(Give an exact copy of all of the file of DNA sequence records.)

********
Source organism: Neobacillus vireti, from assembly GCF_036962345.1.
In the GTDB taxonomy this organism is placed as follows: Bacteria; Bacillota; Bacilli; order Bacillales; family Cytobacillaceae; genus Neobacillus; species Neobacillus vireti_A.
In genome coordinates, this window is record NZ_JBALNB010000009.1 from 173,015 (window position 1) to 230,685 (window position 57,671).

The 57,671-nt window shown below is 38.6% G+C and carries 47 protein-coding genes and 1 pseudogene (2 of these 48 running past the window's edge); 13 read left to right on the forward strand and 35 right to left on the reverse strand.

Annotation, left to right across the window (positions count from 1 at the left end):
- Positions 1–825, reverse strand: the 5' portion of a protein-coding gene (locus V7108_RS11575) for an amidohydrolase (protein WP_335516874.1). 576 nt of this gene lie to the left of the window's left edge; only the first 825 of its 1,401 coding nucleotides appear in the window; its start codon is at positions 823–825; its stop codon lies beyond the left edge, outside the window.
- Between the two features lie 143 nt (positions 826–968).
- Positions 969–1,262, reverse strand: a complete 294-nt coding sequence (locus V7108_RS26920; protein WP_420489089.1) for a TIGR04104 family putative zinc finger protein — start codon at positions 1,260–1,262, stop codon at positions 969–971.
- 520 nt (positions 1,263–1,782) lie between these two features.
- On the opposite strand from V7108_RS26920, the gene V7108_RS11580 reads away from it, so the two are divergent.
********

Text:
Source organism: Neobacillus vireti, from assembly GCF_036962345.1.
In the GTDB taxonomy this organism is placed as follows: Bacteria; Bacillota; Bacilli; order Bacillales; family Cytobacillaceae; genus Neobacillus; species Neobacillus vireti_A.
In genome coordinates, this window is record NZ_JBALNB010000009.1 from 173,015 (window position 1) to 230,685 (window position 57,671).

The 57,671-nt window shown below is 38.6% G+C and carries 47 protein-coding genes and 1 pseudogene (2 of these 48 running past the window's edge); 13 read left to right on the forward strand and 35 right to left on the reverse strand.

Annotation, left to right across the window (positions count from 1 at the left end):
- Positions 1–825, reverse strand: the 5' portion of a protein-coding gene (locus V7108_RS11575) for an amidohydrolase (protein WP_335516874.1). 576 nt of this gene lie to the left of the window's left edge; only the first 825 of its 1,401 coding nucleotides appear in the window; its start codon is at positions 823–825; its stop codon lies beyond the left edge, outside the window.
- Between the two features lie 143 nt (positions 826–968).
- Positions 969–1,262, reverse strand: a complete 294-nt coding sequence (locus V7108_RS26920; protein WP_420489089.1) for a TIGR04104 family putative zinc finger protein — start codon at positions 1,260–1,262, stop codon at positions 969–971.
- 520 nt (positions 1,263–1,782) lie between these two features.
- On the opposite strand from V7108_RS26920, the gene V7108_RS11580 reads away from it, so the two are divergent.